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by Maxine Bernstein 

Noose Tightening 

April 11, 2003 

Portland police may soon be asking for more than a license when making a traffic stop, but also requesting a motorist to stick out a thumb and forefinger. 

Next month, more than a dozen officers will carry handheld devices on the street that will allow them to instantly verify a person's identity by analyzing their fingerprints. 

The Portland Police Bureau was awarded a $250,000 federal COPS grant to equip each of its five precincts with a device and distribute another 10 to investigative officers in the detective, gang enforcement, drugs and vice, and tactical operations divisions. 

The Minnesota-based Identix manufactures the technology, which captures fingerprints at the scene and remotely transmits them to a database. The Portland police will run the prints against the FBI's automated fingerprint database, and a database of seven Western states, known as the Western Identification Network. 

If there is a match, the system returns the person's name, date of birth and mug shot directly to the officer's handheld terminal, the size of a Palm Pilot. Then the officer can check the person's criminal history and search for any outstanding warrants. 

Manufacturers and police tout the time it could save officers, keeping them from needlessly transporting suspects to a police precinct or jail to fingerprint them. 

'With shrinking budgets and shrinking staff, we need to capitalize on emerging technology,' said Capt. Greg Hendricks, of the bureau's identification division. 

Within a year, the bureau intends to expand the pilot purchase of 15 to more than 
300 terminals for all patrol officers, under $650,000 set aside for the Portland police by the U.S. Department of Justice and recently approved by Congress. The devices will also give officers on horseback, bicycles and motorcycles, who do not have the mobile computer terminals that patrol officers have at their fingertips, the ability to access information on people they stop. 

'It speeds up the process for the officer to confirm who they've stopped, and reduces mistaken identities on arrests,' said Sgt. Jeff Kaer of the bureau's identification division.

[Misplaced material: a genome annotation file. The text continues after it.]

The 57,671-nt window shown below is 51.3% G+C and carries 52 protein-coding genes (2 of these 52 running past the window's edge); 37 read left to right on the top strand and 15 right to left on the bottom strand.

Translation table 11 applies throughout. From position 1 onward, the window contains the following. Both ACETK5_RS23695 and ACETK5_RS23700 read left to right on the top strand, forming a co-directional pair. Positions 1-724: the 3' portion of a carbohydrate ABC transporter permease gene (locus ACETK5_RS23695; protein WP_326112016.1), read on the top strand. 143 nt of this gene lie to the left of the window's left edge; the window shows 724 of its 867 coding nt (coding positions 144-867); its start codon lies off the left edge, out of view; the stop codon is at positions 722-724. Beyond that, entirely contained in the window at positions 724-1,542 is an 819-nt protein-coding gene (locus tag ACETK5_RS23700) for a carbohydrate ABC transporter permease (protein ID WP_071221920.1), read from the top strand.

Next week, the bureau has invited representatives from 15 police agencies, sheriff's offices and federal law enforcement in the metropolitan area to learn about the handheld fingerprinting device and gauge if there's interest in integrating them into a regional database that could give officers in the field immediate access to criminal histories on suspects in a four-county region. The counties include Multnomah, Washington, Clackamas and Clark. 

'If we integrated this system regionally, all of the agencies could share information with each other,' Kaer said. 'As you know, crime doesn't stop at the city line.' The City Council is expected to approve the bureau's contract with Identix at its meeting next week. 

The same handheld device is also capable of facial recognition, an emerging technology now used by a number of law enforcement agencies to find wanted criminals whose faces are in databases. Border patrol agencies have used the facial-recognition component to run the faces of people coming into the country against a database of photos of suspected terrorists. 

'How we burned in the prison camps later thinking: What would things have been like if every (soviet) police operative, when he went out at night to make an arrest, had been uncertain whether he would return alive? ... if during periods of mass arrests people had not simply sat there in their lairs 
(apartments), paling with terror at every bang of the downstairs door and at every step on the staircase, but had understood they had nothing to lose and had boldly set up in the downstairs hall an ambush of half a dozen people with axes, hammers, pokers, or whatever else was at hand? ... the organs would very quickly have suffered a shortage of officers ... and, notwithstanding all of Stalin's thirst, the cursed 
(Communist government) machine would have ground to a halt.' -- Alexander Solzhenitsyn, Nobel Prize winner who spent 11 years in communist concentration camps.

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